Updated April 28, 2021
If you’re taking care of species bred for their fiber in a sanctuary environment, inevitably there will come a time when they will need shearing in order to keep them comfortable. Typically, a resident bred for their fiber will have to be shorn about once to twice a year, normally towards the beginning of the hot season. Choosing not to shear them will only saddle them with discomfort, increased heat sensitivity, and some health challenges like Pizzle End Rot and skin conditions due to ammonia buildup. It wasn’t their fault that they’ve been bred to make so much wool, and it’s now a human responsibility to keep them safe and comfortable.
When performed with care and a great deal of patience, shearing a resident should not be any more painful for them than a human getting a haircut, although they may have to be uncomfortably restrained due to their aversion of the loud shearing buzzer, especially as it nears their face. It is best to start building trust and introducing aspects of shearing before it is time to ease fears. It is possible to find shearers who are very mindful of the residents that they care for, even if they may have differing opinions on the value of a resident’s life than how a sanctuary might feel.
Sanctuary Approaches To Wool And Fiber Disposal
If you have fiber-producing residents at your sanctuary, you’re going to end up with a whole lot of it after a year! Each sanctuary has their own Philosophy of Care, ethical and philosophical principals that guide care decisions. You will find sanctuaries have different practices when choosing how to dispose of wool and fiber as well. Let us take a look at four ways different sanctuaries have chosen to handle wool and fiber.
Wool For Wildlife
Many different kinds of wild animals are experts at using the organic, biodegradable material for building comfortable nesting for themselves and their families. By giving the wool back to nature, some sanctuaries provide a new perspective to visitors about not valuing residents for what they can do for people, but treating them as complex individuals who deserve to exist for their own sake.
Recently, Luvin Arms Animal Sanctuary performed shearing on their two resident Merino sheep, Finn and Teddy. The shearer they worked with remarked about how valuable their fine wool was to many humans. The sanctuary did not find it valuable in quite the same way. Ultimately, this sanctuary chose to put the wool out for wildlife as it aligned with their philosophy of care. Here is a sweet video of them below!
Compost: A Waste Management Solution
When many people think of compost, the idea of buying compost for gardens comes to mind. However, composting is simply a part of waste management plans for some sanctuaries, without the commodification of animal byproducts. In these cases, sanctuaries add wool and fiber along with used bedding and bodily waste into their compost pile in order to break down all the matter. If done properly, composting can reduce parasite and fly populations, limit offensive odors, and be spread onto pasture lands to help prevent becoming overwhelmed by waste on the sanctuaries property. You can learn more about composting at your sanctuary in our Composting 101: The Scoop On Poop resource.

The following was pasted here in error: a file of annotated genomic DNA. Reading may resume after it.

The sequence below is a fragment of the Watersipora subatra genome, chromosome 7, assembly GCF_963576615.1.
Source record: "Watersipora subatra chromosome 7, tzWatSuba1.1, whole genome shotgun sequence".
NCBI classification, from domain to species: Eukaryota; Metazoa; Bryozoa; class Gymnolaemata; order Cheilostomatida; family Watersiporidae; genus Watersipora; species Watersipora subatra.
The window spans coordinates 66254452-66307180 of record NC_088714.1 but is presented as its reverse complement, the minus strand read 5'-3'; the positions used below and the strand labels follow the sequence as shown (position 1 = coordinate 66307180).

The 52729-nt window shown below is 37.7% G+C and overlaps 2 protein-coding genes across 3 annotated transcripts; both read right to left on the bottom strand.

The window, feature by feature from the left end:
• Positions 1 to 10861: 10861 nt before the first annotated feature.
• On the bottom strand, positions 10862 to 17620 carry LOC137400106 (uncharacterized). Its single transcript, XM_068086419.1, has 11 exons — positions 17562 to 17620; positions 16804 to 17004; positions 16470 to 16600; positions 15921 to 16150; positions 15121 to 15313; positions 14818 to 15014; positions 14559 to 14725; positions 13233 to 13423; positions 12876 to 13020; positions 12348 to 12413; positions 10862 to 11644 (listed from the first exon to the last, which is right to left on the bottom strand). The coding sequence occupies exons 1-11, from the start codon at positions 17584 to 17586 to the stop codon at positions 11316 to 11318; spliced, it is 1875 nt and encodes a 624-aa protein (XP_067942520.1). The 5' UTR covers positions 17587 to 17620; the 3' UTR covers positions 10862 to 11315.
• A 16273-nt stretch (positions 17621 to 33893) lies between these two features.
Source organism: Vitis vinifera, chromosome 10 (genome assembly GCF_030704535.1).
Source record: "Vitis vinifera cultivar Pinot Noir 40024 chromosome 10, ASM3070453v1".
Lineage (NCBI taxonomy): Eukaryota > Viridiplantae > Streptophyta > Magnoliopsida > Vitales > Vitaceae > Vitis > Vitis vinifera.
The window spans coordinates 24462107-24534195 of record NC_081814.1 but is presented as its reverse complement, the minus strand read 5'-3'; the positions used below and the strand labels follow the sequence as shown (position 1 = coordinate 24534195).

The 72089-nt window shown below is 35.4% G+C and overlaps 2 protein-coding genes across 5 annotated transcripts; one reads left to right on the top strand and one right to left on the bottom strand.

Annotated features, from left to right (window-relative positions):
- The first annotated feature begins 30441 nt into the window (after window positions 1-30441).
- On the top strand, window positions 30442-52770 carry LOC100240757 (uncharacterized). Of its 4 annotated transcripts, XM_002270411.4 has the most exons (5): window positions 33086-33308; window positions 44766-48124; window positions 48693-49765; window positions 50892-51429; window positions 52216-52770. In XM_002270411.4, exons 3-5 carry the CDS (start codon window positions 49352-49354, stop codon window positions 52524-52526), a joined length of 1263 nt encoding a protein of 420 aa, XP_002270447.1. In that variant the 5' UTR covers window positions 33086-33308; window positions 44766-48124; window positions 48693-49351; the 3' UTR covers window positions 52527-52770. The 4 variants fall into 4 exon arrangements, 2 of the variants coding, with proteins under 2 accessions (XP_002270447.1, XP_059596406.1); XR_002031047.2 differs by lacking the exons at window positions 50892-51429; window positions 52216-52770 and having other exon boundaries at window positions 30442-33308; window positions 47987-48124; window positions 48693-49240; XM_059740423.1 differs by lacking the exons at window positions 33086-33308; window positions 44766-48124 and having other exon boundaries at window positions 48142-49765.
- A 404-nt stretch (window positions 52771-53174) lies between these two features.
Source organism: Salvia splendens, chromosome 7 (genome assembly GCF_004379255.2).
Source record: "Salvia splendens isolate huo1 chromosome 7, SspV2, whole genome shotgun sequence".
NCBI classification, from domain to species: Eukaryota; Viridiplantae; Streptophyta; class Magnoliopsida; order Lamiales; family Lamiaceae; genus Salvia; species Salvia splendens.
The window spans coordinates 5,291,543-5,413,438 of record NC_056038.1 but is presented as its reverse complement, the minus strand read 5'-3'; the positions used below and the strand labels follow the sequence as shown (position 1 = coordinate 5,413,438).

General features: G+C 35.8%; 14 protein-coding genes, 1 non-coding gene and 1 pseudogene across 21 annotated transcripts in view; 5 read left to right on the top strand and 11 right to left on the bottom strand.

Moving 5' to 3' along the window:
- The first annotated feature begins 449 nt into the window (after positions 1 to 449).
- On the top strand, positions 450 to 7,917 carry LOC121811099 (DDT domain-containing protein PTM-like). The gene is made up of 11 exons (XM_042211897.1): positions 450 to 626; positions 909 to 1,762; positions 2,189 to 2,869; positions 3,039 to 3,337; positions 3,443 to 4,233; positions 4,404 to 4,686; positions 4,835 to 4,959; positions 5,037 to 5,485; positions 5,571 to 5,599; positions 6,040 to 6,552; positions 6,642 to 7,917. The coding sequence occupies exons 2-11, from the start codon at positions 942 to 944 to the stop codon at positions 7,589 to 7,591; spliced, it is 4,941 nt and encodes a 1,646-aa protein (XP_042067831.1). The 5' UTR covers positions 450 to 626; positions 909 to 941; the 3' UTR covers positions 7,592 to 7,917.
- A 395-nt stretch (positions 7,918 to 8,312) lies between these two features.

Support Wildlife Rehabilitation
Other sanctuaries donate wool and fiber to wildlife rehabbers or wildlife rehabilitation centers for recovering individuals and release efforts. Much like how free wildlife can use the wool and fiber for nest building, so too can wool and fiber be offered to recovering captive wildlife to practice or learn the necessary skills they will need if they are to successfully live in their home, the wild. You might be surprised how many wild friends would use wool to build their nests. Recovering birds, raccoons, possums, mice, and other species in a rehabilitation program could use different bits of things to practice those skills!
Donate To Oil Spill Clean Up Efforts
A few sanctuaries decide to give the wool to organizations or people working to clean up an oil spill. Oil spills have a devastating impact at an ecological level, but also at the individual level, with many animals becoming ill or dying from the destructive pollution. Mats are made from the wool or fiber to soak up the oil devastating the environment.
This choice or others listed may not align with a sanctuaries philosophy of care. Hopefully, this gives you and your sanctuary team some options to think about which method of wool and fiber disposal aligns most with your own views and values!
Looking to share this information in an accessible way with other sanctuaries and supporters? Check out and share our infographic below!
What To Do With Wool by Amber D Barnes